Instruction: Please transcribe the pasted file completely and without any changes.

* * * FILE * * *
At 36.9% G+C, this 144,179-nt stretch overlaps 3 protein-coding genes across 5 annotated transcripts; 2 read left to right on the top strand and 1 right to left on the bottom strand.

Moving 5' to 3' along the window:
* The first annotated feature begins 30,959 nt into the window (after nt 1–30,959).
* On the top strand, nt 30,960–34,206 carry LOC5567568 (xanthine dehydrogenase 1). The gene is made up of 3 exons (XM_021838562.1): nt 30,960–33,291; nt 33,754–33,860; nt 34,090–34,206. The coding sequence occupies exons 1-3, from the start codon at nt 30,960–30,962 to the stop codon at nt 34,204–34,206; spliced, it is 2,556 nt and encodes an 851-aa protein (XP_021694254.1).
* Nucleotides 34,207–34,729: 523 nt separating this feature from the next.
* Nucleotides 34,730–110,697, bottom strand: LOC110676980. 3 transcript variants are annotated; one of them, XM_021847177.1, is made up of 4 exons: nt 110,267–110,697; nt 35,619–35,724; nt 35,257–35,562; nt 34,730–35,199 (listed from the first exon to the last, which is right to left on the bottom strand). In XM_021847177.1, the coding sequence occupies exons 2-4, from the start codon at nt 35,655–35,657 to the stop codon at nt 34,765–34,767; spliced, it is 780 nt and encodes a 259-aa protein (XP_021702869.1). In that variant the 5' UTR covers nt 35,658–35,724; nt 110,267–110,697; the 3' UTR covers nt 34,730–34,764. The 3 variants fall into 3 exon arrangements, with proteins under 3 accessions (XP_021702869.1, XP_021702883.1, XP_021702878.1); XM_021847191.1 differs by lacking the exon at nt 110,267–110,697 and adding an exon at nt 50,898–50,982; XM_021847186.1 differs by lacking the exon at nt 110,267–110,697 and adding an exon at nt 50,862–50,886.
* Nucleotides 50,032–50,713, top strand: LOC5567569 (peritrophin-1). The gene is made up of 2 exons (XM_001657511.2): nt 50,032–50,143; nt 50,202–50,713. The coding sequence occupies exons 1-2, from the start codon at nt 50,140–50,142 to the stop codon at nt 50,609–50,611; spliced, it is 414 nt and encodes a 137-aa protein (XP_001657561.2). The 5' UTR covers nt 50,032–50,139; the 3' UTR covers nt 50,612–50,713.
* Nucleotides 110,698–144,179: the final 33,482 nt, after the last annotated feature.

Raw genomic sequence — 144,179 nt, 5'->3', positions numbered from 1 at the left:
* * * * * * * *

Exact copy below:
At 36.9% G+C, this 144,179-nt stretch overlaps 3 protein-coding genes across 5 annotated transcripts; 2 read left to right on the top strand and 1 right to left on the bottom strand.

Moving 5' to 3' along the window:
* The first annotated feature begins 30,959 nt into the window (after nt 1–30,959).
* On the top strand, nt 30,960–34,206 carry LOC5567568 (xanthine dehydrogenase 1). The gene is made up of 3 exons (XM_021838562.1): nt 30,960–33,291; nt 33,754–33,860; nt 34,090–34,206. The coding sequence occupies exons 1-3, from the start codon at nt 30,960–30,962 to the stop codon at nt 34,204–34,206; spliced, it is 2,556 nt and encodes an 851-aa protein (XP_021694254.1).
* Nucleotides 34,207–34,729: 523 nt separating this feature from the next.
* Nucleotides 34,730–110,697, bottom strand: LOC110676980. 3 transcript variants are annotated; one of them, XM_021847177.1, is made up of 4 exons: nt 110,267–110,697; nt 35,619–35,724; nt 35,257–35,562; nt 34,730–35,199 (listed from the first exon to the last, which is right to left on the bottom strand). In XM_021847177.1, the coding sequence occupies exons 2-4, from the start codon at nt 35,655–35,657 to the stop codon at nt 34,765–34,767; spliced, it is 780 nt and encodes a 259-aa protein (XP_021702869.1). In that variant the 5' UTR covers nt 35,658–35,724; nt 110,267–110,697; the 3' UTR covers nt 34,730–34,764. The 3 variants fall into 3 exon arrangements, with proteins under 3 accessions (XP_021702869.1, XP_021702883.1, XP_021702878.1); XM_021847191.1 differs by lacking the exon at nt 110,267–110,697 and adding an exon at nt 50,898–50,982; XM_021847186.1 differs by lacking the exon at nt 110,267–110,697 and adding an exon at nt 50,862–50,886.
* Nucleotides 50,032–50,713, top strand: LOC5567569 (peritrophin-1). The gene is made up of 2 exons (XM_001657511.2): nt 50,032–50,143; nt 50,202–50,713. The coding sequence occupies exons 1-2, from the start codon at nt 50,140–50,142 to the stop codon at nt 50,609–50,611; spliced, it is 414 nt and encodes a 137-aa protein (XP_001657561.2). The 5' UTR covers nt 50,032–50,139; the 3' UTR covers nt 50,612–50,713.
* Nucleotides 110,698–144,179: the final 33,482 nt, after the last annotated feature.

Raw genomic sequence — 144,179 nt, 5'->3', positions numbered from 1 at the left: